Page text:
Digital Reflection

In October I attended a 3-day Hyper Island Master Class (#himc) in New York City. It’s pretty much a boot camp to help marketers like me, who didn’t grow up on a computer, help catch up to the world of “digital.”

The class had a very diverse group of people: from agency account management and planners to art directors and copywriters to VPs of marketing and brand managers ? and one, lone economist. They came from South America, Central America and Europe, from the East Coast to the West Coast.

Hyper Island utilizes a reflection-based learning methodology. One to two times a day, we would reflect on our discussions, our presentations and our group work sessions. Reflection is NOT something I do on a regular basis. I have very little “thinking” time during my typical day. The only real time I get to think is when I’m going for a run ? and I usually spend it planning for what’s coming, not reflecting about what I just experienced.

The class was almost two months ago. I reflect back, and a few points have become clearer:

  1. We’re all in this together. The one common factor among all of us at Hyper Island: we admitted being overwhelmed with trying to keep up with digital. Whether on the agency side or the client side, many of us subscribe to newsletters and blogs, but don’t read most of them. Many of us question the long-term viability of social media platforms. And for that reason, coupled with having no free time to figure them out, we aren’t on them or we sporadically use them. And I’m by far not the only one who loses the vast majority of my time to email. From the agency side, I always think that we have to be the experts, and it worries me that I feel like I don’t know enough. The reality is, nobody will ever truly be the expert in everything “digital.” It changes too fast. Tim Leak (@timleak) started our first day with the session, “Change will never be this slow again.” It’s true. If we feel like it’s moving fast now, wait until next year. It takes a commitment ? we all just have to dive in together. We’re all learning as we go. And that won’t change. Some will certainly understand it and apply it better, but that’s because they are investing in it ? and their brand partners are investing in it with them.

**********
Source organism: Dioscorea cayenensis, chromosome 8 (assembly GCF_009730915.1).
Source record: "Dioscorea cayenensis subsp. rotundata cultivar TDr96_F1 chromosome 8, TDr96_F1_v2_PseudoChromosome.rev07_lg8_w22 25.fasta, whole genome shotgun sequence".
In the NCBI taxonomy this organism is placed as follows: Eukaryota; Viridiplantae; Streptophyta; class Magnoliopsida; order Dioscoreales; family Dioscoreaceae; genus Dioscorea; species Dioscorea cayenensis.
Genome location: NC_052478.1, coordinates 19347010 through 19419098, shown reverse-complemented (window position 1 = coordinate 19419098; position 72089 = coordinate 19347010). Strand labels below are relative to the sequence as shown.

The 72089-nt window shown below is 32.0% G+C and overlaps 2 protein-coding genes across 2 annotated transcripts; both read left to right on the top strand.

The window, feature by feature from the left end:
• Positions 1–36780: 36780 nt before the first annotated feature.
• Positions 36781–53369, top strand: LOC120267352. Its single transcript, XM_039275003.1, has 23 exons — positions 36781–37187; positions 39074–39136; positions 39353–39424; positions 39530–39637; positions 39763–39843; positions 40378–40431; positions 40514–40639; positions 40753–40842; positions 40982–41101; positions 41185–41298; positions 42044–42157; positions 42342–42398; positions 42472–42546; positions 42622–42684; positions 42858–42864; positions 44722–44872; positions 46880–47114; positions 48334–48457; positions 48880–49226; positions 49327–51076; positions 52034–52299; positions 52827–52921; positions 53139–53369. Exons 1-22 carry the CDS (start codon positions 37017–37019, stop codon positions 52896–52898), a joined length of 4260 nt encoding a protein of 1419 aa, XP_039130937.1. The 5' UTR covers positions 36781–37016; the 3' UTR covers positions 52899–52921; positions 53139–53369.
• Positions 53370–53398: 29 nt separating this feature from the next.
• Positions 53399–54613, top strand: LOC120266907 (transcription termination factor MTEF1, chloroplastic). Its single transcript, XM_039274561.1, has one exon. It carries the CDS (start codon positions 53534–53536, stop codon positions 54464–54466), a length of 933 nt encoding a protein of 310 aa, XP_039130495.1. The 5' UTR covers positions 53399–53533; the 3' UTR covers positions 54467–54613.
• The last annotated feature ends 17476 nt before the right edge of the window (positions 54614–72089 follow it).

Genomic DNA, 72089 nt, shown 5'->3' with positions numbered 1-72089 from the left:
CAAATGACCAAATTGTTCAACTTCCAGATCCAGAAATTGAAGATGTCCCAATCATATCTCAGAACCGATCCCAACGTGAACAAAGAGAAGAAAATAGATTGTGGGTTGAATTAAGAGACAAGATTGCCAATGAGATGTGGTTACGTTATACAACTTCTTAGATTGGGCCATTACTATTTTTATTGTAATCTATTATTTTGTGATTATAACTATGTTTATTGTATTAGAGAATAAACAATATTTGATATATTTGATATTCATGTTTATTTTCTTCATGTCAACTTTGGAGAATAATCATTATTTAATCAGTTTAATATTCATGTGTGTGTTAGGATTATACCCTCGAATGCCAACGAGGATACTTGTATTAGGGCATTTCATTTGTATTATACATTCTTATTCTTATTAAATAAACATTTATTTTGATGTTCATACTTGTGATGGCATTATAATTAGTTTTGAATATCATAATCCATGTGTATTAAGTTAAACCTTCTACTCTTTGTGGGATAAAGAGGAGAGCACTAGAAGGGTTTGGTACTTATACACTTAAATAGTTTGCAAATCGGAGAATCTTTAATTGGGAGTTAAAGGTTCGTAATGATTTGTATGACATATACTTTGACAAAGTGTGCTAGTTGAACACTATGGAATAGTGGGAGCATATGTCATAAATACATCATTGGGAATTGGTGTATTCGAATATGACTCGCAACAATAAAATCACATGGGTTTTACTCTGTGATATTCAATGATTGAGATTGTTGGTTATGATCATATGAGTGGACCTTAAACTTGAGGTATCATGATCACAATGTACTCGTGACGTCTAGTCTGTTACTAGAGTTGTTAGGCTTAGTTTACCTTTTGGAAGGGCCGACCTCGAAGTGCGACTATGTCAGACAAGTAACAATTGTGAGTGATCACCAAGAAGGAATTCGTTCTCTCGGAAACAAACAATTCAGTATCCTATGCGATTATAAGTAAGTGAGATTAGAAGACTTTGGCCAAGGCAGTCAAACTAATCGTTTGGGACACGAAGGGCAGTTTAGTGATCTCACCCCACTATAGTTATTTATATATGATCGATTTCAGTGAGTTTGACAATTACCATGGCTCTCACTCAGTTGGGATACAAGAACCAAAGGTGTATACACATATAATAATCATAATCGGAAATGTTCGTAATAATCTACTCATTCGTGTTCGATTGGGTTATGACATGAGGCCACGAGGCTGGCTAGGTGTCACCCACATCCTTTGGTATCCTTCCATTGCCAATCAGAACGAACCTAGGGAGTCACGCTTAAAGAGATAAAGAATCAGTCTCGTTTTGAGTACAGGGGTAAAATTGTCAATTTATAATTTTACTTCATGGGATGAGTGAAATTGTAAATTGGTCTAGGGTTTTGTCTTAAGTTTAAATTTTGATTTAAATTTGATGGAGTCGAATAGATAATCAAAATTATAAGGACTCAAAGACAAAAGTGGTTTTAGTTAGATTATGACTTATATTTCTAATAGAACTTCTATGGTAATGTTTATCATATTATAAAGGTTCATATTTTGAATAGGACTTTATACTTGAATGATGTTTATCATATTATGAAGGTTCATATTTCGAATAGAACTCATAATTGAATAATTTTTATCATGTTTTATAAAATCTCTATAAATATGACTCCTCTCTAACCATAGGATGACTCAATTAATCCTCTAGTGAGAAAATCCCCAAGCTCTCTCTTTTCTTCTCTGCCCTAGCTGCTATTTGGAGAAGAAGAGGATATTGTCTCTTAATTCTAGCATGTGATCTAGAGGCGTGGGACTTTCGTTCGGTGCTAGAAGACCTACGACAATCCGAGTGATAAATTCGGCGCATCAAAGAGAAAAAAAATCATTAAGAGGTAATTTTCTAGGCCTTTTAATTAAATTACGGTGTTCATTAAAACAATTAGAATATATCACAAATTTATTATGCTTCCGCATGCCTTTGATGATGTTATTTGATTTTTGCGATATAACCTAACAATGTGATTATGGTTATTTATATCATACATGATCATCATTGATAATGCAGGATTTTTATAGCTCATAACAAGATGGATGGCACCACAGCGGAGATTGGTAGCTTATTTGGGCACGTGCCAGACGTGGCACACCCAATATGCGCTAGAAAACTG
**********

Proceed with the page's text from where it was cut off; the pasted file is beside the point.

2. Digital truly is a mindset. This was the premise of our three days at Hyper Island. Digital is not a group of people. It’s not a title. It’s not a medium, a tool or a channel. Digital just is. It’s how we communicate. It’s how we work every day. It’s how we interact with each other. Everybody needs to think “digitally.” From the “digital” team to the copywriters to the designers to the account coordinators to the president, everybody needs to think about how technology can help solve problems for their customers. Ad Age recently wrote about how the Swedish agency Honesty stripped the title of “digital” from all roles to make it everyone’s responsibility. It sounds like they went to Hyper Island. In any case, I think many will start to follow suit.
  3. At Symmetri, we’re on the right path. At times it feels like we’re not on the right path fast enough. But I think it will always feel like that. We’re making the right investments. In people. In training. Leadership believes in it. We have clients that are investing in it with us. And we have the right mindset. Now, I just need to figure out how to not lose all my time to emails.